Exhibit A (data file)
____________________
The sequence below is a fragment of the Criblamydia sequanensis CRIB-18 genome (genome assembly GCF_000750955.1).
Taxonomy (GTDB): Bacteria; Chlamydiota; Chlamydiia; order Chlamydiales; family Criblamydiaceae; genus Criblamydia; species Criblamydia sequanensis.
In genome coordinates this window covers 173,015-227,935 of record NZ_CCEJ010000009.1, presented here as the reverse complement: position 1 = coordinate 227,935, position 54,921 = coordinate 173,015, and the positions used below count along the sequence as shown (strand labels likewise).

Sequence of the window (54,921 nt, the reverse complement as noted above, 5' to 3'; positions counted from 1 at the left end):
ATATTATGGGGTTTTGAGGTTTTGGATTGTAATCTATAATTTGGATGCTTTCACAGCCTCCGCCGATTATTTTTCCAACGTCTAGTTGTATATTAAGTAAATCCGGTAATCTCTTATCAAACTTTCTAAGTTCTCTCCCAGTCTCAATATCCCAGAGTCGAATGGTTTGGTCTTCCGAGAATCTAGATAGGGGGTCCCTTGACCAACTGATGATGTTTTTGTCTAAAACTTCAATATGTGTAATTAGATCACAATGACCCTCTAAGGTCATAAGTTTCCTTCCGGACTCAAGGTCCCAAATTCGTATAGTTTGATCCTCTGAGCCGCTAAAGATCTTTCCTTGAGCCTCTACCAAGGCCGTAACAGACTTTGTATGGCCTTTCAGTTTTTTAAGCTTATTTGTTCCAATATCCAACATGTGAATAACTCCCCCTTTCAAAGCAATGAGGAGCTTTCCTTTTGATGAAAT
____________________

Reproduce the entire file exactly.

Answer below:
The sequence below is a fragment of the Criblamydia sequanensis CRIB-18 genome (genome assembly GCF_000750955.1).
Taxonomy (GTDB): Bacteria; Chlamydiota; Chlamydiia; order Chlamydiales; family Criblamydiaceae; genus Criblamydia; species Criblamydia sequanensis.
In genome coordinates this window covers 173,015-227,935 of record NZ_CCEJ010000009.1, presented here as the reverse complement: position 1 = coordinate 227,935, position 54,921 = coordinate 173,015, and the positions used below count along the sequence as shown (strand labels likewise).

Sequence of the window (54,921 nt, the reverse complement as noted above, 5' to 3'; positions counted from 1 at the left end):
ATATTATGGGGTTTTGAGGTTTTGGATTGTAATCTATAATTTGGATGCTTTCACAGCCTCCGCCGATTATTTTTCCAACGTCTAGTTGTATATTAAGTAAATCCGGTAATCTCTTATCAAACTTTCTAAGTTCTCTCCCAGTCTCAATATCCCAGAGTCGAATGGTTTGGTCTTCCGAGAATCTAGATAGGGGGTCCCTTGACCAACTGATGATGTTTTTGTCTAAAACTTCAATATGTGTAATTAGATCACAATGACCCTCTAAGGTCATAAGTTTCCTTCCGGACTCAAGGTCCCAAATTCGTATAGTTTGATCCTCTGAGCCGCTAAAGATCTTTCCTTGAGCCTCTACCAAGGCCGTAACAGACTTTGTATGGCCTTTCAGTTTTTTAAGCTTATTTGTTCCAATATCCAACATGTGAATAACTCCCCCTTTCAAAGCAATGAGGAGCTTTCCTTTTGATGAAAT